Rick Osentoski-USA TODAY Sports
It all begins up front. Ask any coach. Without good blockers, skill talent is diminished—and offenses flounder. The Big Ten has some potentially strong blocking units, which has hopes high in several precincts. Here’s my ranking of the Big Ten offensive lines, starting with two of the conference’s biggest powerhouse programs.
This is interesting. From the JournalStar.com, here is the composite Big Ten 2012-13 standings, showing the average finish among each school’s men’s and women’s teams. A big year for Michigan, which is on a roll. The Wolverines took Big Ten titles in softball, men’s gymnastics, women’s cross country, women’s tennis and men’s swimming. Wait until the football team really gets it going.
When you think of Nebraska, you don’t typically think of receivers. You think ground-pounding offenses that play physical football behind big lines and star running backs. Well, this year’s edition of the Cornhuskers has some very good receivers. In fact, it’s the best collection in the Big Ten. Here’s my ranking of the Big Ten receiving units.
Greg Bartram-USA TODAY Sports
Forget classification for a moment, Michigan’s Mitch McGary and Glenn Robinson III and Michigan State’s Gary Harris should be mentioned among the nation’s elite any time it comes to 2013-14 outlooks. Consequently, it was quite the surprise not to see any of the three guys featured on ESPN.com Myron Medcalf’s impactful sophomores list.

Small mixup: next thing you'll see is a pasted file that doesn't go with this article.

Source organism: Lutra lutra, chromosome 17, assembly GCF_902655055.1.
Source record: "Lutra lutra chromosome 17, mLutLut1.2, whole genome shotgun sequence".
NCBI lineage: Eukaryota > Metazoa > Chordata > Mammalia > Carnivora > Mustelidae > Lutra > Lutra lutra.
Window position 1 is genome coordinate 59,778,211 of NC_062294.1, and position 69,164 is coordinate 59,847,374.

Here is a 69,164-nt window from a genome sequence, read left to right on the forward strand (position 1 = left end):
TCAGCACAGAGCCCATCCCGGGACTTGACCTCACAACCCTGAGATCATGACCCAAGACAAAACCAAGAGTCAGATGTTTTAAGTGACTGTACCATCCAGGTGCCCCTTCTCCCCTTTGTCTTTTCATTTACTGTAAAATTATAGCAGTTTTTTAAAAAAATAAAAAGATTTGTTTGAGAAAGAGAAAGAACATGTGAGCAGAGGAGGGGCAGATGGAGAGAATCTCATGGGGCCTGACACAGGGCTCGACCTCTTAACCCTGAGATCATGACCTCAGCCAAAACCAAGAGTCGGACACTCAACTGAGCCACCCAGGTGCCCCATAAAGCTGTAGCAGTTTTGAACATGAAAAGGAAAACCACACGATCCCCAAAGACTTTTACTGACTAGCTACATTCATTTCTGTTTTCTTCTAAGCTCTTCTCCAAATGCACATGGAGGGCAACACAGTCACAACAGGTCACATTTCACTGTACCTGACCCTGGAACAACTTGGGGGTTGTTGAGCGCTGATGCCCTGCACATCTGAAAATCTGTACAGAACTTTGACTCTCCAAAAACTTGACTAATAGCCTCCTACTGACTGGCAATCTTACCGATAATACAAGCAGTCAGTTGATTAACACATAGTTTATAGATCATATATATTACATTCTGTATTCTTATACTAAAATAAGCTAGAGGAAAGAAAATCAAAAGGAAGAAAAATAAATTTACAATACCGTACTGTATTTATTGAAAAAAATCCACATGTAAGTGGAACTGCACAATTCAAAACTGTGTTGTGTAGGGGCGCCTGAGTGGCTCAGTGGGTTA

Evan Habeeb-US PRESSWIRE
The Big Ten lost its top two rushers in Michigan State’s Le’Veon Bell and Wisconsin’s Montee Ball. And Nebraska standout Rex Burkhead also is gone. But most of the conference’s other top running backs are back. Here is how I rank the Big Ten running back units, and it’s my latest look at how the various football teams units stack up by position. Read the others right here. Agree? Disagree? Tell me in the comments below, email me about here, or track me down on Twitter (@BTNTomDienhart).
Greg Bartram-US PRESSWIRE
Quarterback play hasn’t been at an elite level in the Big Ten in recent years. In fact, many feel that’s one reason for the conference’s struggles. But this year’s collection of passers teems with potential.
What would it be like to move to a new country, play one year of high school football, and then go on to become one of the greatest placekickers in NFL history? That’s exactly what happened with former Michigan State All-American kicker Morten Andersen. I recently spoke with Andersen and asked him to share some of his best, untold stories during his playing days at Michigan State.